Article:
Papal indulgence for March for Life

Written by Peter Smith on .



Catholics who attend the annual anti-abortion March for Life in Washington on Jan. 19 can receive indulgences that would spare them or a deceased loved  one in Purgatory, according to Pope Francis, who has authorized the "plenary indulgence" for the event.

As the diagram above shows, participants wanting to qualify for the indulgence would need to prepare their hearts and do various other devotions -- such as prayer for the pope, Mass and confession -- while making the trek. The indulgence was announced by Cardinal Donald Wuerl of Washington and Bishop Michael Burbidge of neighboring Arlington, Va. The two hierarchs oversee the territory where March for Life-related activities take place, culminating with a rally on the National Mall.

As I noted in this recent article, the medieval sale of indulgences became the ignition switch of the Protestant Reformation, with reformers such as Martin Luther protesting what they saw as the cheap commercialization of piety. Soon after Luther's time, the Catholic Church banned the sale of indulgences but affirmed their legitimacy when conferred based on an act of piety.

The idea behind indulgences is, briefly, that while Catholics can receive immediate forgiveness for confessed sin, they still need to work through the temporal consequences of sin -- such as paying for the window you broke, even after being forgiven for breaking it.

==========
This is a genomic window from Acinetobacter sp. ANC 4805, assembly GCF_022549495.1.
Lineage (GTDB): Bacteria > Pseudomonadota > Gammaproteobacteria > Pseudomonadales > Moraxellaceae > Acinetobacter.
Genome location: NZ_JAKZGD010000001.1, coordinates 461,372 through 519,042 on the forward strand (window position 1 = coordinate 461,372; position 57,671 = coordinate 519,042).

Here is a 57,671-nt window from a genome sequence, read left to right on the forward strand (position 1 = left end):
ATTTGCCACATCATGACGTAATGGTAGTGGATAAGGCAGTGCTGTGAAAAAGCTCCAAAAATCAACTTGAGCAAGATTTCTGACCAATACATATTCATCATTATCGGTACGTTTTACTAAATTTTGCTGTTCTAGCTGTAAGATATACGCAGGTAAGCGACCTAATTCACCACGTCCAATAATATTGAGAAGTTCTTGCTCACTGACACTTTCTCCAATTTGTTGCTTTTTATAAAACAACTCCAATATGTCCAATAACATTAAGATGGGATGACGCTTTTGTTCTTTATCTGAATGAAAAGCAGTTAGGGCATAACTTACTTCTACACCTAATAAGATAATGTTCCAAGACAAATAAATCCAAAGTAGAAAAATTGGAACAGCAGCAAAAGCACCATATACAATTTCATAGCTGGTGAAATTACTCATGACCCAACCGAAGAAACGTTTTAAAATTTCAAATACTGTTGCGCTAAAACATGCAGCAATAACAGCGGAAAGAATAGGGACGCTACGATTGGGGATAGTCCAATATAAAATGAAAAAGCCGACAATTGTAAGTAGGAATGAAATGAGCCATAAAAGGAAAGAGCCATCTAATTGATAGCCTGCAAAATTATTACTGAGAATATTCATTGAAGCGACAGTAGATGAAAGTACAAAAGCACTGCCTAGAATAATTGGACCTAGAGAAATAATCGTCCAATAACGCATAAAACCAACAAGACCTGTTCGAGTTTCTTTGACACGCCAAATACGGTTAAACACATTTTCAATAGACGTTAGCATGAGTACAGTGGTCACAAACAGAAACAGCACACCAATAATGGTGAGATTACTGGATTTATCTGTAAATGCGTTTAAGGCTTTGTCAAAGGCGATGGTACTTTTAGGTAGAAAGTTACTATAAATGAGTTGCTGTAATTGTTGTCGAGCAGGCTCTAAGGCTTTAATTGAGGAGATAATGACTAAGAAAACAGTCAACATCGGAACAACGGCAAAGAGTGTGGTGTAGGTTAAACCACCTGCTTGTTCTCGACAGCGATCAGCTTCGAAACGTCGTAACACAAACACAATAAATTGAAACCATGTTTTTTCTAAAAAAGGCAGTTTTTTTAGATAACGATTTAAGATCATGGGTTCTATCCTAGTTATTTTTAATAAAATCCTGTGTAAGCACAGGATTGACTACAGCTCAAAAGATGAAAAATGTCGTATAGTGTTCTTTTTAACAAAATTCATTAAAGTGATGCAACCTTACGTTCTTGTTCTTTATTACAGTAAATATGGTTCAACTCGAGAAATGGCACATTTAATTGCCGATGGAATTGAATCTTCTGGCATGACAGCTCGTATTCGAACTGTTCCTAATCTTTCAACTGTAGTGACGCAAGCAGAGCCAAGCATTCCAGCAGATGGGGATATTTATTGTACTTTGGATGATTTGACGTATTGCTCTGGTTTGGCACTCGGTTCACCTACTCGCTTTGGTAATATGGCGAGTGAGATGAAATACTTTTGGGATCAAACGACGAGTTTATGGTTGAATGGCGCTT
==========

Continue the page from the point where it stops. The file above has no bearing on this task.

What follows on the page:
Pope Francis and predecessors have authorized "plenary" indulgences in the past for such things as acts of faith during specially declared years, such as the recent Year of Mercy or the turn of the Millennium. A plenary indulgence, in Catholic teaching, immediately removes all temporal consequences of sin. That means a relative in Purgatory could go straight to heaven via an indulgence sought by a living relative. Or, if a person seeks an indulgence for his or herself and immediately died thereafter, he or she would bypass Purgatory on the way to heaven. But if the person sinned afterward, the temporal consequences would start adding up again.

The March for Life is an ecumenical event, drawing many conservative evangelicals and other Protestants alongside Catholics. Many varieties of conservative Catholics and Protestants have buried the hatchet, or at least put it down, when it comes to common causes such as opposing abortion and euthanasia. Many Protestants still have long historical memories about the roots of the Reformation, but I haven't seen any indication that news of the indulgence would bother them. 

After the inauguration of President Donald Trump, marchers last January sounded optimistic about having momentum and friends in high places. The appointment of Neil Gorsuch to the Supreme Court, and that of other conservatives to lower courts, have so far proven them correct.


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